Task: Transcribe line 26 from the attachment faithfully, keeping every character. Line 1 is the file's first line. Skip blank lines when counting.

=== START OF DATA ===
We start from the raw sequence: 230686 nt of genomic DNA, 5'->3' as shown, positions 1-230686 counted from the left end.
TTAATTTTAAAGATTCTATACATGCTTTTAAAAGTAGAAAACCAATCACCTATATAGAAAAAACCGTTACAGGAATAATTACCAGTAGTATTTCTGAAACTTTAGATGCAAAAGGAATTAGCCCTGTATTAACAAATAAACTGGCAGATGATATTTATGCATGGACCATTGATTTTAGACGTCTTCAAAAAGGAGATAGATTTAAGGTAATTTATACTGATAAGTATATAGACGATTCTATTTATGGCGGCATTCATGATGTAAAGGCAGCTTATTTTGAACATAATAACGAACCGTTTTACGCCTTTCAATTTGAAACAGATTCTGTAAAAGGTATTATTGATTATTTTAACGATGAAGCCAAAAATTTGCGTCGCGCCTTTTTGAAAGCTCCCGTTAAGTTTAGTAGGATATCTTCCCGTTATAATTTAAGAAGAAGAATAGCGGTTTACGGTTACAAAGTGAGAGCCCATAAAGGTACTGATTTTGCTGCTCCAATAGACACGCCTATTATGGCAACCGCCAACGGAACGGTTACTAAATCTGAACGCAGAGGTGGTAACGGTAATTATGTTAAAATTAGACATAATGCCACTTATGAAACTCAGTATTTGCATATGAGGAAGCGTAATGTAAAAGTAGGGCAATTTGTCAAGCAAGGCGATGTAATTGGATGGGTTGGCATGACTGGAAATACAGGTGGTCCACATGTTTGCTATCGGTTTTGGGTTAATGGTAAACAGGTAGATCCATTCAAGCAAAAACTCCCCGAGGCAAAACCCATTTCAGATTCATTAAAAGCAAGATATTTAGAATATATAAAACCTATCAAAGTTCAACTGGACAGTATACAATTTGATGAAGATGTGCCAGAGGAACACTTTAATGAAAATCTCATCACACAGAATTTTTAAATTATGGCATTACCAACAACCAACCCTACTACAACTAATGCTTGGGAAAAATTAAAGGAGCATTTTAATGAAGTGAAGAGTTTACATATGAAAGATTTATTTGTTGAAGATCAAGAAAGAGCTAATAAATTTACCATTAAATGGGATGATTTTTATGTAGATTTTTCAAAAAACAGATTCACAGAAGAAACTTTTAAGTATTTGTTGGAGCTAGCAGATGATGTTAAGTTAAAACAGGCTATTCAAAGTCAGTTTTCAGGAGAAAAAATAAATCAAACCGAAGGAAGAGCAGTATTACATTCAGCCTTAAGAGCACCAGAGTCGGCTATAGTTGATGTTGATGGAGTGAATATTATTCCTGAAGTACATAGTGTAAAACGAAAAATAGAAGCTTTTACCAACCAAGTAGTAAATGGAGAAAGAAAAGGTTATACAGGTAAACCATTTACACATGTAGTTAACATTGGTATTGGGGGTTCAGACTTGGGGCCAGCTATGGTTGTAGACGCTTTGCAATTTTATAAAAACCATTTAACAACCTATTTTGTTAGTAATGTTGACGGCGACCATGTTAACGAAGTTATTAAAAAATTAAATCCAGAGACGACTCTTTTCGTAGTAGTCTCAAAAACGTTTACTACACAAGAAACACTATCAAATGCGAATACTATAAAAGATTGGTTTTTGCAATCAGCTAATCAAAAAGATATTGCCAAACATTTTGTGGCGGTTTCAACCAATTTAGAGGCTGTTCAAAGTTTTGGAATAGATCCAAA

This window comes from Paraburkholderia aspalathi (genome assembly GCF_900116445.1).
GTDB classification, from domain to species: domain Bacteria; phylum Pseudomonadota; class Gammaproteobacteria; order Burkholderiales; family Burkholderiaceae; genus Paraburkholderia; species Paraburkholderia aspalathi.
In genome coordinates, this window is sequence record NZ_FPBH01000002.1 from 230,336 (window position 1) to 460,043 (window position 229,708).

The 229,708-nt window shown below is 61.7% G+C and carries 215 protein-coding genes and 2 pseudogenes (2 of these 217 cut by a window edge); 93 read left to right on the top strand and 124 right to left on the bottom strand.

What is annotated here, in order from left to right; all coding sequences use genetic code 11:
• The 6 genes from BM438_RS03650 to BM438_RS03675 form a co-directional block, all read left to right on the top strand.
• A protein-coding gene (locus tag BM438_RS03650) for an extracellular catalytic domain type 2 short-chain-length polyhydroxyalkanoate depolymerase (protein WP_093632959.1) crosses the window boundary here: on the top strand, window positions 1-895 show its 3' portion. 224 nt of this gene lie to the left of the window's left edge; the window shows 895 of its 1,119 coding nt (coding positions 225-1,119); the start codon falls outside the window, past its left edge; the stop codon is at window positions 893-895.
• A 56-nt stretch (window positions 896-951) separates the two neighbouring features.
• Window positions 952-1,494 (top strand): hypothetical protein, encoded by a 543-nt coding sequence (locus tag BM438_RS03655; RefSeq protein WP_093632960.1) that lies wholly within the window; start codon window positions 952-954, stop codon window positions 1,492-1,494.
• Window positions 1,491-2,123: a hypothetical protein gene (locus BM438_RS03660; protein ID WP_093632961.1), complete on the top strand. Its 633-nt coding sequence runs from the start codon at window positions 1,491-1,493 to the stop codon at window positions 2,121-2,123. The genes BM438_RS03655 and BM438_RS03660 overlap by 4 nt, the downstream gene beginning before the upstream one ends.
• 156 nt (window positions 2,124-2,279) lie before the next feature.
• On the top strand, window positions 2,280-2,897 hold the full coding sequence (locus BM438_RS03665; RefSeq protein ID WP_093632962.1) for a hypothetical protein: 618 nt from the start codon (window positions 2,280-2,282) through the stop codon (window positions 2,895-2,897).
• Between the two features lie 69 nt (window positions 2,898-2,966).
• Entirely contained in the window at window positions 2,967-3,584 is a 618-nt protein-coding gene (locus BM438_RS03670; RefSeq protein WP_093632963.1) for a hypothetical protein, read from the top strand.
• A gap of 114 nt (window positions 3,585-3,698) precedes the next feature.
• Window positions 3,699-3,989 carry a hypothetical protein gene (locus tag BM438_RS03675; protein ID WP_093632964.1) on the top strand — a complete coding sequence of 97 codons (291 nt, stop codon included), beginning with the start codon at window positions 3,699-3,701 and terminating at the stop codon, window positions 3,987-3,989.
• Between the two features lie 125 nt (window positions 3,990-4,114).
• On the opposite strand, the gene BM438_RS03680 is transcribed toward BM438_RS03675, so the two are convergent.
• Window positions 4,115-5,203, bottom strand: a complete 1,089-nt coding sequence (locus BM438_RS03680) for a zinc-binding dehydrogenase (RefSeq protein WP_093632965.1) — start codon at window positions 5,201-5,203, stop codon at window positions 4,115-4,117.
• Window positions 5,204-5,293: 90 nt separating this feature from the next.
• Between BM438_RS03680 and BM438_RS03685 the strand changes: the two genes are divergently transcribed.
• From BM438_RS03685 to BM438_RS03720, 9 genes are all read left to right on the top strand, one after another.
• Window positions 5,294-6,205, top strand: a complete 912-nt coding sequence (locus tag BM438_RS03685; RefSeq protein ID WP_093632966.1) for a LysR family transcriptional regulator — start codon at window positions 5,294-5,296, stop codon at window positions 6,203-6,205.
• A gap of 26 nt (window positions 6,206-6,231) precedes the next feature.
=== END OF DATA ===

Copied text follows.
• A gap of 26 nt (window positions 6,206-6,231) precedes the next feature.